Trains on the oil shale lines do not run fast so we easily caught back up as the train entered town, the hill behind the train is not a natural feature but rather one of the many spoil mounds that provide the only relief in the otherwise flat terrain. 

The artificial hill provides a nice view of the ruins, one can see how flat the rest of the landscape is from here, in most places such a small hill would not offer such a sweeping vista. Up ahead is the junction between the line to the mainline connection at Vaivara and the mainline south to the massive Narva generating station. Despite being connected in two places to the national rail network the oil shale lines are essentially insular and a glance at the rails to Vaivara will find them covered in heavy rust. The junction is lined with more abandoned buildings that have been stripped of anything with scrap value leaving just crumbling concrete shells.



Further back in the weeds is the former Cultural center, built in grand Stalinist style, it was always a facade, decoration on a concrete shell but today there truly is very little behind the facade, I dared not venture two far inside as parts of the structure had almost completely collapsed. 

Viivikonna may be a ghost town but the railway certainly isnt, our eastbound is shortly followed by a westbound loaded train behind a second generation TEM2 and then awhile later by another loaded eastbound with a another ALCO style early TEM2.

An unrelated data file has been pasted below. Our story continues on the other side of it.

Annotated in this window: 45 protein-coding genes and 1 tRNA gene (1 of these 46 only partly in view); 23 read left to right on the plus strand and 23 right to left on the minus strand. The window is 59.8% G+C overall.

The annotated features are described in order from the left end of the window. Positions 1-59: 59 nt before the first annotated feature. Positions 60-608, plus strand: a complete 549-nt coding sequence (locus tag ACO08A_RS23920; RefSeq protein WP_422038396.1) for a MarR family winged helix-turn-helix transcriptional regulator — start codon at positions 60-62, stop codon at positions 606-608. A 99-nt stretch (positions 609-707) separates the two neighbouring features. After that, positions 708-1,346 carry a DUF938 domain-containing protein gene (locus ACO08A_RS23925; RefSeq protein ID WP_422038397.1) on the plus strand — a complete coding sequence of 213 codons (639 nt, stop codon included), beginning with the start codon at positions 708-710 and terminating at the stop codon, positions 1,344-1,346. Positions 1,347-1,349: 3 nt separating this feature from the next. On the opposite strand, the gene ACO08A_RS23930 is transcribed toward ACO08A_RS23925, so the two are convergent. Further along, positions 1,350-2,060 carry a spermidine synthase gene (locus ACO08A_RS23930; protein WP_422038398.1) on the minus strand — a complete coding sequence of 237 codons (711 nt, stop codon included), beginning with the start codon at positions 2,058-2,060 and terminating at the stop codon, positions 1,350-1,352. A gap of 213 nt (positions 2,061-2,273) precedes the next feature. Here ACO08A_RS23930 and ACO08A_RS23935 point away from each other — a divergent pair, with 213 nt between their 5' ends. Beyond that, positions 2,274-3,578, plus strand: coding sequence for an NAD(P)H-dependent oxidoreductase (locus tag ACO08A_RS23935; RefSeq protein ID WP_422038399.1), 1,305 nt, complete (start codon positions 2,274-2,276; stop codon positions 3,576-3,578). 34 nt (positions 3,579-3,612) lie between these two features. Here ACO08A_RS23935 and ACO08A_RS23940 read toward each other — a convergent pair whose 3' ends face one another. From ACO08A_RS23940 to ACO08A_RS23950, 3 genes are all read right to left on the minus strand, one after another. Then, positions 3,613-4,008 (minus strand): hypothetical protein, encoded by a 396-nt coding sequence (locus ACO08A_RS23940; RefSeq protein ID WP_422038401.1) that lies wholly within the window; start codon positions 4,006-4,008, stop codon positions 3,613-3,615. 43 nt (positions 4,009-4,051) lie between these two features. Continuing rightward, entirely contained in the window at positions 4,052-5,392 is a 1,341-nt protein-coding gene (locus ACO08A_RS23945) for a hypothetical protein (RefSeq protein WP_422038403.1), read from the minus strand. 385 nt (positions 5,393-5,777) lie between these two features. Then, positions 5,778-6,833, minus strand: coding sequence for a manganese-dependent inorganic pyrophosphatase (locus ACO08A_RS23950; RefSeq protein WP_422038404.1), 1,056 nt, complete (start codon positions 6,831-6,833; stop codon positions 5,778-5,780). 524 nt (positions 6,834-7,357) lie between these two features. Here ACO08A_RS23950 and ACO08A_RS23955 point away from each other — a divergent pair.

The trains run around the clock shuttling oil shale primarily between the massive Väike-Pungerja mine (the largest oil shale mine in the world) and the Narva power station, also the largest shale oil generating station in the world. Access is limited due to private property and the general remoteness of the region, however Ahtme Yard also provides a good spot to witness the action. Here the trains that pass through Vivikonna stop at Ahtme to swap empties for loads which are brought up from the Väike-Pungerja mine located a few kilometers south. At one point the lines extended further west but these are now out of service after the oil shale reserves were exhausted. The yard can be a major hub of activity and in a few hours in the morning I witnessed the 4 movements on the line to Väike-Pungerja as well as the arrival of a empty train from the Narva generating station. 

Early morning activity in order 1.) Inbound loaded train arrives at Ahtme, 2.) Outbound empties departs as soon as the loads are in the clear. 3.) Empty train from Narva arrives. 

 1.) Empty train approaches the Väike-Pungerja mine in the early morning light. 2.) Same locomotive returns half an hour later with loads. Below: late model TEM2s congregate in Ahtme. 

The oil shale lines are not to be missed on a visit to Estonia, one can see up to 10 trains a day all powered by the venerable TEM2 locomotives.  Make sure to leave some time to explore the remains of Viivikonna too as its a truly fascinating place. Due to having to return my rental later in that day I regrettably could not stick around longer to explore more buildings, there is much more to see than what I have photographed.  

I want to thank Martin (dieselrong on YouTube), without his guidance I would have had no clue about these lines. He has several very nice videos on youtube documenting these lines including this ride along of the whole line, check it out here.

One Response

  1. ramakrishna naidu

    You have documented one part of Estonia! In India, no one knows where Estonia is! People in T’Nadu know about shale oil!Thank You for this write up and the photographs!!!!!!